Unions want the right to work from home included in enterprise agreements

Unions are pushing to have the right to work from home included in enterprise bargaining agreements covering tens of thousands of white-collar workers, arguing the measure would help keep workers safe from new COVID variants.

Australia’s Chief Medical Officer, Paul Kelly, has called on employers to let staff work from home this winter to control the “significant new threat” posed by the latest Omicron subvariant, but enshrining the right to stay home in long-term agreements could delay a traditional return to the office for many years to come.

Unions want the right to work from home included in enterprise agreements.Credit:iStock

The Finance Sector Union, which is campaigning for a 6 per cent wage increase for bank staff, is pushing Westpac and NAB to give employees the right to negotiate with their managers over remote working entitlements in a condition to be written in as part of their enterprise agreement.

The union’s Victorian and Tasmanian branch secretary, Nicole McPherson, said the fight could have broader implications for people who had proved their ability to keep working from home throughout the pandemic and wanted to continue the arrangement.

“Working from home has proven to be an important health and safety measure in controlling COVID,” McPherson said, adding that it would also improve wellbeing by allowing more work-life balance.

“Both NAB and Westpac are large employers, so those two bargains represent an opportunity to achieve work-from-home rights for a larger amount of people in the finance sector. You start one enterprise agreement, and it goes and goes and goes. That’s the really exciting thing about trade unions transforming workplace environments.”

The National Tertiary Education Union’s national assistant secretary, Gabe Gooding, said almost all branches were pushing for work-from-home rights in agreements being negotiated between universities and some 27,000 professional staff around the country.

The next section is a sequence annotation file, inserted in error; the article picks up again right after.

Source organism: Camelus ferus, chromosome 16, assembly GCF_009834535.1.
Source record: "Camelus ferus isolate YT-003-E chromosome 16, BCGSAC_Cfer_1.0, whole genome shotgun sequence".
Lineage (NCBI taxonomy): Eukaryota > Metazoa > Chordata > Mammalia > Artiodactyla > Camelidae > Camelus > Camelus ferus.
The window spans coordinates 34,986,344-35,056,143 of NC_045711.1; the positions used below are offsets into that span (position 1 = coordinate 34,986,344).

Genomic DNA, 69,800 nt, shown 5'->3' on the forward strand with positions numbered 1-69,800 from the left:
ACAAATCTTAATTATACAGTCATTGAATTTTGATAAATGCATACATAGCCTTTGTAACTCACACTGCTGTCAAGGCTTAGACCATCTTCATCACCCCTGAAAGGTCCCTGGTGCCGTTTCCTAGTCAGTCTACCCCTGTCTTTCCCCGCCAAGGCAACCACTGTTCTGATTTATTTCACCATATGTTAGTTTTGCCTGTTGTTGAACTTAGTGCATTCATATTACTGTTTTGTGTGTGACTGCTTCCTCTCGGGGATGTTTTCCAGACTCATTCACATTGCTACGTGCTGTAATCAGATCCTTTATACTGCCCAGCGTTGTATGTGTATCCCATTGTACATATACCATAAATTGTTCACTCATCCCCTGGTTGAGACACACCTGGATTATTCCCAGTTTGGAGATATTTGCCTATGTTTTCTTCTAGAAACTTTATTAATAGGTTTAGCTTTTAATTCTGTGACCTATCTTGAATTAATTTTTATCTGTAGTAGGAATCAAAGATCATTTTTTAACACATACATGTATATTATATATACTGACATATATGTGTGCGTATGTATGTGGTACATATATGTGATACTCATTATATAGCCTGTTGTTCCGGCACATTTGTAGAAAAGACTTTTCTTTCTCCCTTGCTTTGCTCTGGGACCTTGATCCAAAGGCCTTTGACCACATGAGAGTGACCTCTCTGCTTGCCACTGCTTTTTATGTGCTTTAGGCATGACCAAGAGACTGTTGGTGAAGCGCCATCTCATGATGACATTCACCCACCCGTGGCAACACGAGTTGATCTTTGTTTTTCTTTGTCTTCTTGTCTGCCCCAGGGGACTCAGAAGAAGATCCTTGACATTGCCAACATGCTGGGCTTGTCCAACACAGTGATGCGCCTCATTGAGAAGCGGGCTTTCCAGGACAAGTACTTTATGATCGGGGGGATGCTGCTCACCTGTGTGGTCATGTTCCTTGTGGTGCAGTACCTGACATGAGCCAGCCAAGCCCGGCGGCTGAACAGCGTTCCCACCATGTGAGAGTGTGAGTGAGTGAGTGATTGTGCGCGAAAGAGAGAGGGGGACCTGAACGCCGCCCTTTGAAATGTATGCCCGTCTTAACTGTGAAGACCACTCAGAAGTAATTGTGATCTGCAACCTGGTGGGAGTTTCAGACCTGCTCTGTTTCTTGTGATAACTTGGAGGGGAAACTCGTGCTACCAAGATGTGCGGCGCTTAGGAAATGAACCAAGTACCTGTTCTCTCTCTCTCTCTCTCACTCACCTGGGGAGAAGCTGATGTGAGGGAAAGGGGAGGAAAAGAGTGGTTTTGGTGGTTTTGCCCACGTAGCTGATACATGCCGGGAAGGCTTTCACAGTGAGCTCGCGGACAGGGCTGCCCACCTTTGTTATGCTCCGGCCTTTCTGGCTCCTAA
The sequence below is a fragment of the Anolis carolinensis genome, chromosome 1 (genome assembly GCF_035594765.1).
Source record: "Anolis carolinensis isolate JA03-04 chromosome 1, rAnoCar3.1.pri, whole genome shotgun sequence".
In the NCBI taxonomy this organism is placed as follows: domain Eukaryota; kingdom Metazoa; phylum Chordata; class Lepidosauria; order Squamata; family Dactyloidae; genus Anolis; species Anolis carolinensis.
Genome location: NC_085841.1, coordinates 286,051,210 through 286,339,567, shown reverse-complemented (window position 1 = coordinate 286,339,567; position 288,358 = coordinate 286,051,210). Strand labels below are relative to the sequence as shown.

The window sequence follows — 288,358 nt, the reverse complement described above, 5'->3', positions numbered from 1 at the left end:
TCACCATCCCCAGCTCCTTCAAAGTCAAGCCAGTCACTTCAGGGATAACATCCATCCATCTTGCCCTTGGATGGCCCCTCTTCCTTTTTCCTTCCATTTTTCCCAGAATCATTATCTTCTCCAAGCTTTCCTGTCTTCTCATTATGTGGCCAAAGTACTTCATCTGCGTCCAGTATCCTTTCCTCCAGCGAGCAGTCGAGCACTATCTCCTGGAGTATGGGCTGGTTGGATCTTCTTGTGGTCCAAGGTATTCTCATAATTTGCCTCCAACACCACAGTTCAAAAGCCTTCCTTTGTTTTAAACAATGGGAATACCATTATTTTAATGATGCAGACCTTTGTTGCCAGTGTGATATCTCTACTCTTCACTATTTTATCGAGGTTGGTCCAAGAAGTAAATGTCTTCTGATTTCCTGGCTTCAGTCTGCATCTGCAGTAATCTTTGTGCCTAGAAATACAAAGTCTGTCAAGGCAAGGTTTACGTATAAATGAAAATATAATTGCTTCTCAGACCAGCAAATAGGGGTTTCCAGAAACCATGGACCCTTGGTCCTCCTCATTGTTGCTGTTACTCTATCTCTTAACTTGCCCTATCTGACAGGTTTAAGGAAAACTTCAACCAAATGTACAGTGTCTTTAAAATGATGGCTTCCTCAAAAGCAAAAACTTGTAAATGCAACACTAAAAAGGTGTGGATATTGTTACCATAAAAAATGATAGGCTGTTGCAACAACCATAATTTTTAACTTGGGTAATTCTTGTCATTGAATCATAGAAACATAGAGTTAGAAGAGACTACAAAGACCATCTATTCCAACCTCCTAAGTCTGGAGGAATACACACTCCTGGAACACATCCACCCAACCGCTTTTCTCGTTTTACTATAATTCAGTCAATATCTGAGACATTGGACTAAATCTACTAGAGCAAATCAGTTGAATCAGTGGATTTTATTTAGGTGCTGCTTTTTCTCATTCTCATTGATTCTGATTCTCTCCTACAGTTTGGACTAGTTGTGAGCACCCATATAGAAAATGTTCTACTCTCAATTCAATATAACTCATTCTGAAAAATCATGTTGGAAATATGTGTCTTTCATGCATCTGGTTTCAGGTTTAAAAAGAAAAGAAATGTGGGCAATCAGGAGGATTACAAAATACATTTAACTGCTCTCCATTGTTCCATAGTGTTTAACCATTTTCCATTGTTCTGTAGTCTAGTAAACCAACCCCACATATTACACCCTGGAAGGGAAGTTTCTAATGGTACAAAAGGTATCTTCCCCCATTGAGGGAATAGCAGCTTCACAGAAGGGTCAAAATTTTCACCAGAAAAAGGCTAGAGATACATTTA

“One of our big concerns from that is employers seem to think their only obligations are to the public health orders. We say they have an obligation to minimise hazards and reduce risks,” Gooding said.

Westpac declined to comment on the current enterprise bargaining, but the bank, which employs about 40,000 people, has told staff they are able to work from home during the winter Omicron wave, using a “green, amber, red” system to signal the level of COVID risks.

NAB has already “strongly recommended” its employees wear face masks indoors and stay home if they are unwell or caring for others. A spokesperson said the details of the new enterprise agreement, including pay and leave entitlements, were still subject to negotiations.

Craig Laughton, chief executive of the Australian Higher Education Industrial Association, the peak employer body, said industry awards could be modernised to recognise working from home “in some iteration”.

He said that while universities had conflicting interests in trying to maintain campus life while protecting staff health, they were conscious “a commonsense approach needs to be taken, particularly in light of what we’re experiencing with this current wave”.

The Media, Entertainment and Arts Alliance is also pushing for working-from-home arrangements in current enterprise bargaining discussions.

Australian Council of Trade Unions president Michele O’Neil backed the white-collar unions, saying employers had a legal obligation to keep workers safe, including by consulting and working with staff.

“During the current wave, that means ensuring that people are working from home where it’s possible to do so, and have masks and socially distancing arrangements in place where it’s not,” she said.

“Employers should also be providing both free masks and RATs that working people need to keep themselves safe, as well as paid leave for anyone who needs to isolate.”

Prime Minister Anthony Albanese, who has said it’s up to workplaces to handle working-from-home arrangements during the winter wave, faced questions on Thursday about whether any COVID mandates would return, including the wearing of masks.

He said no one had been arguing for more regulations.

“The other thing you need to bear in mind is the mental health aspects of restrictions on people’s behaviour. We need to get the balance right. And I think that’s something that the chief health officers have borne in mind,” he told ABC radio.

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